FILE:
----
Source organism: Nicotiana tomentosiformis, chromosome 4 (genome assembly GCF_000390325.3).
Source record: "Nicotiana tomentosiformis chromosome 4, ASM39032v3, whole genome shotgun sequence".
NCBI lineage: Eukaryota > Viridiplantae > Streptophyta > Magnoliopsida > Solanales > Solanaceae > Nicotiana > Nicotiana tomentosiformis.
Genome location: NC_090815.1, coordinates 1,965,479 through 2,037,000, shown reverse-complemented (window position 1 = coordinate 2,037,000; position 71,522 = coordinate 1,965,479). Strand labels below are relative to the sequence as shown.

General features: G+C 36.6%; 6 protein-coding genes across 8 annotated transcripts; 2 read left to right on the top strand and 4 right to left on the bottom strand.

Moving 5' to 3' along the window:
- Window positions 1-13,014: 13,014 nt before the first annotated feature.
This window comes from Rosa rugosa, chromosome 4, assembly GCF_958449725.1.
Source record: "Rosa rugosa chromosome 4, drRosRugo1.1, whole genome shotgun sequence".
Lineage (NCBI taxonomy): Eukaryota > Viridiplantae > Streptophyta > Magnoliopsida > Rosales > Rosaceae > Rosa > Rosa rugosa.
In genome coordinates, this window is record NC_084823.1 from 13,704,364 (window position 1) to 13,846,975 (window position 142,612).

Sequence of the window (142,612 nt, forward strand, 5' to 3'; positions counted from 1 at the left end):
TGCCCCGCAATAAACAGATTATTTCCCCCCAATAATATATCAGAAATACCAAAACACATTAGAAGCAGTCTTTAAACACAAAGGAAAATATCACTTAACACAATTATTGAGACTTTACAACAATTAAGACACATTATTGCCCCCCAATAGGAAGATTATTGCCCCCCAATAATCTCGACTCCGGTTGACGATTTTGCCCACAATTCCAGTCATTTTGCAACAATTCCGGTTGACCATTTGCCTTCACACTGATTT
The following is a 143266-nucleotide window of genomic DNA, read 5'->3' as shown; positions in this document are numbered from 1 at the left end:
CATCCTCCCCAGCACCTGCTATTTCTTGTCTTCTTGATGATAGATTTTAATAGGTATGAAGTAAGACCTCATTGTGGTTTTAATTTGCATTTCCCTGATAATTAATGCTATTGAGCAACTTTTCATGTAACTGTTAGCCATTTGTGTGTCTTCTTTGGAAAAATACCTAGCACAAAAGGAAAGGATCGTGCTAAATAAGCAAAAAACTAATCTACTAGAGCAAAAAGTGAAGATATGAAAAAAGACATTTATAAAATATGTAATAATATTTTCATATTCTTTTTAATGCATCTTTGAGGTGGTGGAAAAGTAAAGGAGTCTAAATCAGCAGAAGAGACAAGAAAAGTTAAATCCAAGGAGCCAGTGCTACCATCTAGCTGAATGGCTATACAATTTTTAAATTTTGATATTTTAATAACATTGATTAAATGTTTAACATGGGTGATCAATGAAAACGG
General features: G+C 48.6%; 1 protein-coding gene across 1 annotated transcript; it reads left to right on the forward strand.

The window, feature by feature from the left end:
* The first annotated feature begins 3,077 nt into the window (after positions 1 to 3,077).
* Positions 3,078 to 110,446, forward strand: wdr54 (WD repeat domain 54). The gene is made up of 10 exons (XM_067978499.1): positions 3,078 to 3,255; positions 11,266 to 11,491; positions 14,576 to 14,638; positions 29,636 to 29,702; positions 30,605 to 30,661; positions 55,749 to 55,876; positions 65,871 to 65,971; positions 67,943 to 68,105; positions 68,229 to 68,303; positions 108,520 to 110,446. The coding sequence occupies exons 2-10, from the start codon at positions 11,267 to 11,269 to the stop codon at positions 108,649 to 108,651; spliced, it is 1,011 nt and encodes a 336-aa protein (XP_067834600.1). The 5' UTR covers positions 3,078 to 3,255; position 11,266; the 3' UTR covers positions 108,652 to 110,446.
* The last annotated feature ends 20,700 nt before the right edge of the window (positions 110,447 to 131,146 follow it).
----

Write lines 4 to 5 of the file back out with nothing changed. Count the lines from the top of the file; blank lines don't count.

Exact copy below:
Genome location: NC_090815.1, coordinates 1,965,479 through 2,037,000, shown reverse-complemented (window position 1 = coordinate 2,037,000; position 71,522 = coordinate 1,965,479). Strand labels below are relative to the sequence as shown.

General features: G+C 36.6%; 6 protein-coding genes across 8 annotated transcripts; 2 read left to right on the top strand and 4 right to left on the bottom strand.